India’s Taiwan Moment

Realities in the Indo-Pacific region have changed, and it’s time for New Delhi to deepen its political ties with Taipei.

By , vice president for studies and foreign policy at the Observer Research Foundation, and , a junior fellow at the Observer Research Foundation.
Shipping containers sit in the harbor in Keelung City, Taiwan.
Shipping containers sit in the harbor in Keelung City, Taiwan.
Shipping containers sit in the harbor in Keelung City, Taiwan, on Dec. 8, 2020. SAM YEH/AFP via Getty Images

As the world was gripped by the possibility of another Taiwan Strait crisis during U.S. House Speaker Nancy Pelosi’s visit this month, India maintained a studied silence. That was broken last week when New Delhi’s foreign ministry spokesperson made a short and measured statement. Much of it was standard diplomatic fare, but two things stood out. India offered a guarded critique of China by urging an “avoidance of unilateral actions to change the status quo.” It also still refused to mention Beijing’s “One China” principle, the view that it has sovereignty over the mainland, Hong Kong, Macao, and Taiwan.

The foreign ministry statement largely avoided pointed questions by saying that New Delhi’s policies on Taiwan were “well known and consistent.” The omission of the “One China” principle has more to do with India’s position, articulated in 2014 by then-Indian Foreign Minister Sushma Swaraj, that Beijing could not expect New Delhi to verbalize its support when China has ignored Indian sovereignty concerns in Kashmir and Arunachal Pradesh. China took note: Shortly after the latest statement was publicized, the Chinese ambassador to New Delhi called on the government to reiterate its support for the “One China” principle.

The debate, sparked by India’s veiled criticism of China in the statement, has raised more questions than answers. Is India shedding some of its conservatism on Taiwan, and are more political signals likely to follow? Is New Delhi ready to risk incurring Beijing’s wrath?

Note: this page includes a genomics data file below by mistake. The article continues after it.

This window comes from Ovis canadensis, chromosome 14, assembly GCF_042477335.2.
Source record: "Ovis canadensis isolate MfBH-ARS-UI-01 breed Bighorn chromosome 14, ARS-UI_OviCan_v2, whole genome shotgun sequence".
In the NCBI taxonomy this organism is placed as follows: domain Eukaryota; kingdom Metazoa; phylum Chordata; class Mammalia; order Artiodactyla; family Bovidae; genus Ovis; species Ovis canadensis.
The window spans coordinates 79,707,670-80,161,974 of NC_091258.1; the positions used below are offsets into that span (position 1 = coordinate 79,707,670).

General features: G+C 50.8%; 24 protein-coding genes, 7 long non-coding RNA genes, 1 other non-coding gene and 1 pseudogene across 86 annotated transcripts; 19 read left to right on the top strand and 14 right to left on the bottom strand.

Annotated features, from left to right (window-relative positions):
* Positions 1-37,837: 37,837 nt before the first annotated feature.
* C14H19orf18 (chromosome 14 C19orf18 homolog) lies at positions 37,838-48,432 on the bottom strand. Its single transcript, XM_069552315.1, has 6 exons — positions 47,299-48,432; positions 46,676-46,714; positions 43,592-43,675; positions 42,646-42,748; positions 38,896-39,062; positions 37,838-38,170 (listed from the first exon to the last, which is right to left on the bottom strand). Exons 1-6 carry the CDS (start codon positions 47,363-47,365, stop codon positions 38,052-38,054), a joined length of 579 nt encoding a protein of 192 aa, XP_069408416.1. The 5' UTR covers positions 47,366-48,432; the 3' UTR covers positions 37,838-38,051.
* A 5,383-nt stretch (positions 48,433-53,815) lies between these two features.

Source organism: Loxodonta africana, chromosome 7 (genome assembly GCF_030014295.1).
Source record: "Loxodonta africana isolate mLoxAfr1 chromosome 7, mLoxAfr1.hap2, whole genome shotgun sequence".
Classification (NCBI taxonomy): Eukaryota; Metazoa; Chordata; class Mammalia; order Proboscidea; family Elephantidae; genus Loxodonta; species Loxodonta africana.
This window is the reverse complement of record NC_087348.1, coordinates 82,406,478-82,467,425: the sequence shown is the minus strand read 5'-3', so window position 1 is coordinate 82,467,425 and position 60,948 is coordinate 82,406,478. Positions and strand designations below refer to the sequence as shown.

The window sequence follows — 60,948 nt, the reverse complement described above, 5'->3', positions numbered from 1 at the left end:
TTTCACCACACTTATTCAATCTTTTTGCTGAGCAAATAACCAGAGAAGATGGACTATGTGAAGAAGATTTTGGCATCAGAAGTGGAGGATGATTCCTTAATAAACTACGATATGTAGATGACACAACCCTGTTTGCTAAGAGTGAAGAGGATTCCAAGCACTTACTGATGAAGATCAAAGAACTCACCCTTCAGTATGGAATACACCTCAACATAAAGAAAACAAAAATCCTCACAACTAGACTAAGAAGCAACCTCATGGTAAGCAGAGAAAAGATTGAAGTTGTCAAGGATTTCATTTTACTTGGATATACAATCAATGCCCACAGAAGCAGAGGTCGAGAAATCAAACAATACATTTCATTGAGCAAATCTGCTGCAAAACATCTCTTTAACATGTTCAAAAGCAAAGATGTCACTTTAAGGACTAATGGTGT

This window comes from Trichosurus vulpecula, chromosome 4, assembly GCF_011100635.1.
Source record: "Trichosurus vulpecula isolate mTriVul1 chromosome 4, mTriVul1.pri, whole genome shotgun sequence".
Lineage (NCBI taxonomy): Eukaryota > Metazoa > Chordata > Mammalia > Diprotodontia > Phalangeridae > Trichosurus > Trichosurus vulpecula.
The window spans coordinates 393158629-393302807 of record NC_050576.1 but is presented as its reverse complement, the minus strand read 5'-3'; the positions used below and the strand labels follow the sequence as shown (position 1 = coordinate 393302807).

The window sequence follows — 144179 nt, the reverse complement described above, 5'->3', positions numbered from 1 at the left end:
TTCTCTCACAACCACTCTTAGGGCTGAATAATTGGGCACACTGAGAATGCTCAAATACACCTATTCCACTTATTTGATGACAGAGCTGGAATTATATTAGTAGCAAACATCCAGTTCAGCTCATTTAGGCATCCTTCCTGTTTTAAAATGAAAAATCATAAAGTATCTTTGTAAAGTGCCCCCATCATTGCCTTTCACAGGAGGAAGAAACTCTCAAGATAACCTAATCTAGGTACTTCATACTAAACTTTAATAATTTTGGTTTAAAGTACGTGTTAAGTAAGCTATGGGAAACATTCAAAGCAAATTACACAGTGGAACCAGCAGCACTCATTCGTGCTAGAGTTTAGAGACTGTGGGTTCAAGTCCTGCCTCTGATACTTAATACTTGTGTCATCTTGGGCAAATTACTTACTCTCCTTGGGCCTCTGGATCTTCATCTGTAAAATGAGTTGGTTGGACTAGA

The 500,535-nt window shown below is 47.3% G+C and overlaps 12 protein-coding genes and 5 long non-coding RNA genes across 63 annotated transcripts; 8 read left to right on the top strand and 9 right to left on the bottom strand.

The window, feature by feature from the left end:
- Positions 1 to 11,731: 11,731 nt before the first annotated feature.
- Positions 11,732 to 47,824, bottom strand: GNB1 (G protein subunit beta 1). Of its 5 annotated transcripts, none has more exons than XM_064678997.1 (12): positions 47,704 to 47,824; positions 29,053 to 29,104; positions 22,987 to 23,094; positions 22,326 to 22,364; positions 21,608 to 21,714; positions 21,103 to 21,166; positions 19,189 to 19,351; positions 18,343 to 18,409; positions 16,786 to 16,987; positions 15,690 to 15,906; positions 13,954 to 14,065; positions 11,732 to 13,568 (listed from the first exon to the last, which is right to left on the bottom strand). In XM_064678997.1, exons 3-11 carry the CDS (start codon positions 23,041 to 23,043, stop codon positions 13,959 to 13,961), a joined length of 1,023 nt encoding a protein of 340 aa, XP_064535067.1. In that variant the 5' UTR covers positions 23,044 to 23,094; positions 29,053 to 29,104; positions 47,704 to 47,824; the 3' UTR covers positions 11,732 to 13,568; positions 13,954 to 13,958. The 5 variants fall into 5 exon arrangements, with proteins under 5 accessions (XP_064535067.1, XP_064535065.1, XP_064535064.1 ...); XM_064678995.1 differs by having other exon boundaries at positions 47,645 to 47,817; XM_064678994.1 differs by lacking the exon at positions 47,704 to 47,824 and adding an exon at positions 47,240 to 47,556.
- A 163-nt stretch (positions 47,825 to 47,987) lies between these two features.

As the world was gripped by the possibility of another Taiwan Strait crisis during U.S. House Speaker Nancy Pelosi’s visit this month, India maintained a studied silence. That was broken last week when New Delhi’s foreign ministry spokesperson made a short and measured statement. Much of it was standard diplomatic fare, but two things stood out. India offered a guarded critique of China by urging an “avoidance of unilateral actions to change the status quo.” It also still refused to mention Beijing’s “One China” principle, the view that it has sovereignty over the mainland, Hong Kong, Macao, and Taiwan.

The foreign ministry statement largely avoided pointed questions by saying that New Delhi’s policies on Taiwan were “well known and consistent.” The omission of the “One China” principle has more to do with India’s position, articulated in 2014 by then-Indian Foreign Minister Sushma Swaraj, that Beijing could not expect New Delhi to verbalize its support when China has ignored Indian sovereignty concerns in Kashmir and Arunachal Pradesh. China took note: Shortly after the latest statement was publicized, the Chinese ambassador to New Delhi called on the government to reiterate its support for the “One China” principle.